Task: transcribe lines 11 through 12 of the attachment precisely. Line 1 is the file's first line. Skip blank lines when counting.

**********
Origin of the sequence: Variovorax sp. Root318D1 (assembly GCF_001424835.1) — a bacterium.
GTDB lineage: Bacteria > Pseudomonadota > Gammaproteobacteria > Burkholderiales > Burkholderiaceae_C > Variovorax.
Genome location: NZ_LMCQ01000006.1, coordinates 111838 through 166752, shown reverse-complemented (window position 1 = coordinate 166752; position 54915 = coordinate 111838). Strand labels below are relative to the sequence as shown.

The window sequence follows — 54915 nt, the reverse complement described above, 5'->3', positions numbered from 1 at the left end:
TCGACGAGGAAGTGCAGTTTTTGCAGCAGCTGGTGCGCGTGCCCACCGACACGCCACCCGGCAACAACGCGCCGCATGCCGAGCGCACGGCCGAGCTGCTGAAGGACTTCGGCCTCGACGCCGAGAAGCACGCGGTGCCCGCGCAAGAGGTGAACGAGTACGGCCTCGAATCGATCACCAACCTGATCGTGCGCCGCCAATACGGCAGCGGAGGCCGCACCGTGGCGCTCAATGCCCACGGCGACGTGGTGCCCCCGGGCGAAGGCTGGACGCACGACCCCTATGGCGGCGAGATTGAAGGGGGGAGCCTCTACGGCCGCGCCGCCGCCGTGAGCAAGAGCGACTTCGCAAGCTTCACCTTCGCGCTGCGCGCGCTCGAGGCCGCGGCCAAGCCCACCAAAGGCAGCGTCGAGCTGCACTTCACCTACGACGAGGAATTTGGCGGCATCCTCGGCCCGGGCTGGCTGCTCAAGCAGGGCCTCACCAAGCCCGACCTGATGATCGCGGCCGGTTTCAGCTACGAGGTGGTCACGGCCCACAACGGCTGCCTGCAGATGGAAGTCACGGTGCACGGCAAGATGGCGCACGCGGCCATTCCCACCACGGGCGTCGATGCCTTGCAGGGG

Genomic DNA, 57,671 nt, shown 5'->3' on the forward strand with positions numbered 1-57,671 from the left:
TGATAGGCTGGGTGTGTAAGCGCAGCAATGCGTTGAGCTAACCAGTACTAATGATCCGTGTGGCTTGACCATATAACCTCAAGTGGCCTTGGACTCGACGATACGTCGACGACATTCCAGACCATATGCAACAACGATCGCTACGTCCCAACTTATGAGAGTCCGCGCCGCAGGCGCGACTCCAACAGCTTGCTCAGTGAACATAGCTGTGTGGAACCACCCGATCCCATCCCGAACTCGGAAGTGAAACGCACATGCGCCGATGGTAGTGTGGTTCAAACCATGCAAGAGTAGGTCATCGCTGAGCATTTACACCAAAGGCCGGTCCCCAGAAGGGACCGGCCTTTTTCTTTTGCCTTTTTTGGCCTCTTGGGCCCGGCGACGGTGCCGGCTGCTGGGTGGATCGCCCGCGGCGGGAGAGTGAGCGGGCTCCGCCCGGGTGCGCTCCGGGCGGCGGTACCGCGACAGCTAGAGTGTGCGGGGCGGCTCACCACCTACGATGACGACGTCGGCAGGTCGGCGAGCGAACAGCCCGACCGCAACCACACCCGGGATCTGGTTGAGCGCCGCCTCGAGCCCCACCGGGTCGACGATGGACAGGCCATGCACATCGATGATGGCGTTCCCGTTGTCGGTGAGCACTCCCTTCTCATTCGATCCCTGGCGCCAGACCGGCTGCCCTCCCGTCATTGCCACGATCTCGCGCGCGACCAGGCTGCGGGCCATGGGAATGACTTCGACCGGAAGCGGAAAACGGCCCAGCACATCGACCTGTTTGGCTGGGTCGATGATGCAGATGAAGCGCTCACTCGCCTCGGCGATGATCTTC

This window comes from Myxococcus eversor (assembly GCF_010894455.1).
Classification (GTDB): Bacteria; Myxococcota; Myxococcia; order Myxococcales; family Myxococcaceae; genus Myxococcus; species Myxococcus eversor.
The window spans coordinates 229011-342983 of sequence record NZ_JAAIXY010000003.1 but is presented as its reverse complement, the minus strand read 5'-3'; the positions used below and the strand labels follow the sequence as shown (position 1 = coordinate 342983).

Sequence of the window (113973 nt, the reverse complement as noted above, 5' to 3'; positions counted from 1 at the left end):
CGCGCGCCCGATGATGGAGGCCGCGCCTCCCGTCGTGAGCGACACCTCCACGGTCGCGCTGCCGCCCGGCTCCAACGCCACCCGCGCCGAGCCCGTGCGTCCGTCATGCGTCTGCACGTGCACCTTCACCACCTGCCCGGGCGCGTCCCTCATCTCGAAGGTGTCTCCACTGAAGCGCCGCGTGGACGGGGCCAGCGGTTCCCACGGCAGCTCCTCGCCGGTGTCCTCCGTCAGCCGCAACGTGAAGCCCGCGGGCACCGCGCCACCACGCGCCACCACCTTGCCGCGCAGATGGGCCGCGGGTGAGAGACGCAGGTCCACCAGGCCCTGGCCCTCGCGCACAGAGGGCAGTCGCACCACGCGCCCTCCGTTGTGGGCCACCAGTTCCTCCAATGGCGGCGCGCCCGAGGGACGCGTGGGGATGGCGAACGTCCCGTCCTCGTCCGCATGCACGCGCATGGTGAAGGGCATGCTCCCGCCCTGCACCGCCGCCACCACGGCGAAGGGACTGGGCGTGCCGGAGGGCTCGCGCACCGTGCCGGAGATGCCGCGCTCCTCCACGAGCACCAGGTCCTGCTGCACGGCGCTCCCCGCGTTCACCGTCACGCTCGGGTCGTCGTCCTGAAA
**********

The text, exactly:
Sequence of the window (113973 nt, the reverse complement as noted above, 5' to 3'; positions counted from 1 at the left end):
CGCGCGCCCGATGATGGAGGCCGCGCCTCCCGTCGTGAGCGACACCTCCACGGTCGCGCTGCCGCCCGGCTCCAACGCCACCCGCGCCGAGCCCGTGCGTCCGTCATGCGTCTGCACGTGCACCTTCACCACCTGCCCGGGCGCGTCCCTCATCTCGAAGGTGTCTCCACTGAAGCGCCGCGTGGACGGGGCCAGCGGTTCCCACGGCAGCTCCTCGCCGGTGTCCTCCGTCAGCCGCAACGTGAAGCCCGCGGGCACCGCGCCACCACGCGCCACCACCTTGCCGCGCAGATGGGCCGCGGGTGAGAGACGCAGGTCCACCAGGCCCTGGCCCTCGCGCACAGAGGGCAGTCGCACCACGCGCCCTCCGTTGTGGGCCACCAGTTCCTCCAATGGCGGCGCGCCCGAGGGACGCGTGGGGATGGCGAACGTCCCGTCCTCGTCCGCATGCACGCGCATGGTGAAGGGCATGCTCCCGCCCTGCACCGCCGCCACCACGGCGAAGGGACTGGGCGTGCCGGAGGGCTCGCGCACCGTGCCGGAGATGCCGCGCTCCTCCACGAGCACCAGGTCCTGCTGCACGGCGCTCCCCGCGTTCACCGTCACGCTCGGGTCGTCGTCCTGAAA